The “New & Improved” part is that I’ve worked on making the system easier to understand and easier to use.

The new Campaign Listings page features a bright red white-and-blue “Join Campaign” button.

Campaigns Screen Shot

Clicking on that takes you to the sign up screen —

Campaign Sign Up Screen

— and I’ve added an opportunity to add a message to the campaign up top. If you’re already a BlueBroward.org member, I ask you to login first. Once you’ve entered your password, you’ll be returned to the campaign signup screen with your profile filled in:

Campaign Sign Up Screen

So at that point you would make any updates, maybe add a message to the campaign (like, “The next couple of weeks would be good if you’d like me to go door-to-door or do phone banking, but after that I’ll be on vacation”) and click Submit.

The campaign will then get your information via email, with a cheery “Here’s someone who wants to be part of your campaign!” at the top.

So that’s the big idea here. It was inspired partly by the experience I had (and I know I wasn’t alone) finding it much harder than it should have been to volunteer for the 2004 Kerry-Edwards campaign. I got the impression that the campaign, or the party, or maybe both, weren’t very organized. So with the encouragement of some other grassroots workers, I set up BlueBroward.org as a way for the volunteers to organize themselves.

Now, I don’t mean to reopen arguments about what went wrong in 2004 and whose fault it was. Maybe there were just too many votes aligned against us, and nothing anyone did in Broward County would have made a difference. Let’s just make sure we’re as organized as we possibly can be going into these next rounds of elections. I’m doing my part to help the best way I know how.

I’m happy to report that we now have a listing for Sen. Bill Nelson’s reelection campaign, something I’ve been trying to get for months.

I ask the campaigns to submit a short blurb, as well as some contact info, so I need their cooperation to do it right.

Why does Bill Nelson need a listing here, when he has his own Web site? Well, to help you find his campaign Web site, for one thing. Directories are one of the things the Web is really good for (that’s where Yahoo! got its start) and even in the age of Google they have something to recommend them.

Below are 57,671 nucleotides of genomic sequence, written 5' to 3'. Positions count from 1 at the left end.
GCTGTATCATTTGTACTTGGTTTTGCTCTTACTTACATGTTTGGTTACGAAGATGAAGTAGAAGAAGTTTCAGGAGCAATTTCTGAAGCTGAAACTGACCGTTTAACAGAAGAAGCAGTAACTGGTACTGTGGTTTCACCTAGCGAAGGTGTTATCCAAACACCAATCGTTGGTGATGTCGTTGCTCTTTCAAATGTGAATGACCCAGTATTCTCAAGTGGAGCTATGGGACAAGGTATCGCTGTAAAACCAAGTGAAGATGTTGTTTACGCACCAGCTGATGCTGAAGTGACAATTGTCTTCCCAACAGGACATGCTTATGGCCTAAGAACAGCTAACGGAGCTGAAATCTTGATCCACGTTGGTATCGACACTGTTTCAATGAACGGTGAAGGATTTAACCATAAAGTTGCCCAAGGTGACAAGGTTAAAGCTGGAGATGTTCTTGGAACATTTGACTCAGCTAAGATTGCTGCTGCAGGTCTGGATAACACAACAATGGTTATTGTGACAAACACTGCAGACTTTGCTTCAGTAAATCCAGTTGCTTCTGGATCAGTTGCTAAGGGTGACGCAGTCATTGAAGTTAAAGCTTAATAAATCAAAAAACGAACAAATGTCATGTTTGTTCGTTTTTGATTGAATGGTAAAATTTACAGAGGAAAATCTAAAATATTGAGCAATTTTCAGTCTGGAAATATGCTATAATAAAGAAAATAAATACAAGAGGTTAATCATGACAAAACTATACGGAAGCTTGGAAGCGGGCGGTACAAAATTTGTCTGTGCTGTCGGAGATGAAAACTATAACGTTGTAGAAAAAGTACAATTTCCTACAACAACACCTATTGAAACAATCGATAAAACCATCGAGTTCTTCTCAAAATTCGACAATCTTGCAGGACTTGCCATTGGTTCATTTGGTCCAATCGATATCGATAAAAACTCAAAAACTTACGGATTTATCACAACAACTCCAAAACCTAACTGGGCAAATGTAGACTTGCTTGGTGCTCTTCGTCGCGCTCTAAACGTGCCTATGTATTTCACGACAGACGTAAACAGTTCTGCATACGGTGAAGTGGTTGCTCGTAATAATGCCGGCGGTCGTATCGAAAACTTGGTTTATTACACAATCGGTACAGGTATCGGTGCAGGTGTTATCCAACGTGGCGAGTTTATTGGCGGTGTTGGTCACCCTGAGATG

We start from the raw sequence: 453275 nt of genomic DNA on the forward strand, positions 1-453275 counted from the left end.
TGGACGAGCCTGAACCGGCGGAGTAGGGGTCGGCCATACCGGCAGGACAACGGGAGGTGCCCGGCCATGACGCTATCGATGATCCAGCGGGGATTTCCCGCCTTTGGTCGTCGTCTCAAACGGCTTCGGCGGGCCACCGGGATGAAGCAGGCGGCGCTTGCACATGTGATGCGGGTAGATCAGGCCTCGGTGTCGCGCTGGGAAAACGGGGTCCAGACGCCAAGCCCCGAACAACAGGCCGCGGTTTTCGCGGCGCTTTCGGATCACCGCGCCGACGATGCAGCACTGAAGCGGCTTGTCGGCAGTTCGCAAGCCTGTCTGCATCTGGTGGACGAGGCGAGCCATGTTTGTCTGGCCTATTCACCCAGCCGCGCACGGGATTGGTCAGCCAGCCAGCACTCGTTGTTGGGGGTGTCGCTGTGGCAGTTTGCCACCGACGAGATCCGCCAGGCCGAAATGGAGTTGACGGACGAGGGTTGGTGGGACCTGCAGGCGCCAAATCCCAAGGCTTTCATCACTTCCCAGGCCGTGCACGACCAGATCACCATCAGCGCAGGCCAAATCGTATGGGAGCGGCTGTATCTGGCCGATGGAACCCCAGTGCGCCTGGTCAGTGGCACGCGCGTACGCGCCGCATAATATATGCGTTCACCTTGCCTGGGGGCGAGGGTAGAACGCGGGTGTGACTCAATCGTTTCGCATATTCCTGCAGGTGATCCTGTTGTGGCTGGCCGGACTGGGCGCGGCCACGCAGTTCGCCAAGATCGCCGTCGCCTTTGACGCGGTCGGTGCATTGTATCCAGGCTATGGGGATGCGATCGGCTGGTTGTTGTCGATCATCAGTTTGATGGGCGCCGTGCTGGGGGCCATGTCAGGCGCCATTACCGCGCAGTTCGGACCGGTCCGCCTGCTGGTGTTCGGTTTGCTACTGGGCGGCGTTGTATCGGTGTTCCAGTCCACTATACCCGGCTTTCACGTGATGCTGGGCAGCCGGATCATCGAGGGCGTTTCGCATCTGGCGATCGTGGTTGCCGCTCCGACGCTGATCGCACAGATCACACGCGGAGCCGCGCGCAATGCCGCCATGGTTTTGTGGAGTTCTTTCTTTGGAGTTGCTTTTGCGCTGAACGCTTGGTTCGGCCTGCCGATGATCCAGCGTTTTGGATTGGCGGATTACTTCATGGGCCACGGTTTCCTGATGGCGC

This is also supposed to make it easier for you to submit your BlueBroward profile to the candidates who are listed here. (On my to-do list: making that easier).

Even Big Campaigns Screw Up Email

This is a perfect example of how even big campaigns sometimes miss on the basics of email communication. So I’m scanning through my email on a busy day, and it contains a mix of spam and commercial promotions. I make my living as a tech magazine writer, so some of the promotions are legit, such as press releases from companies I maybe should be paying attention to. There are also a couple of political emails in this batch. Can you spot them?

Davis subject line

The one that jumps out more is Martin Kiar’s (good job, Martin), because it includes little details like the name of the candidate. But the other is from a much more high profile campaign, Jim Davis for Governor. Except I don’t know that until I actually open the message.

This is what I see then:

A little better

OK, up until now the only way I’d know this was from the Jim Davis campaign is if I recognized the name Jennifer O’Malley. No disrespect intended, as I assume she’s an important person in the campaign. But sorry, no name recognition here. And that subject line, “And we’re off!” could be anything. In my world, could definitely be a publicity person writing about the launch of a new product. Could be one of those messages telling me that some stock is about to take off and wouldn’t I like to get in on the ground floor? In other words, it’s a message I’d be inclined to ignore and maybe even delete unread.

Now that I have the email open, I can see that the email is from jimdavis2006.com, and the candidate’s name is in the first sentence, so now I know why I’m supposed to pay attention to this. Still not as eye catching as it’s supposed to be because by default my email program doesn’t display images (a defense against certain spam and hacker techniques).

So it’s not until I tell the software I trust jimdavis.com that I see the message in all it’s glory:

In its full glory

Having the images displayed wasn’t critical in this case, which is good. The worse thing that I’ve seen campaigns do is send out something like an event information where all of the information is embedded in an image file. Often this is done because someone has come up with a cute graphical treatment that they’re proud of, but the consequence is that if image display is turned off, all recipients see is a blank message. There are technical ways to work around this (alternative text that can be displayed if the image isn’t), but you really have to work at making sure that, no matter what, your message gets through.

In case it wasn’t clear, the point of this critique was not to say anything bad about the Davis campaign, just to emphasize how important it is to identify campaign emails clearly enough that email recipients can see at a glance why they should open your message.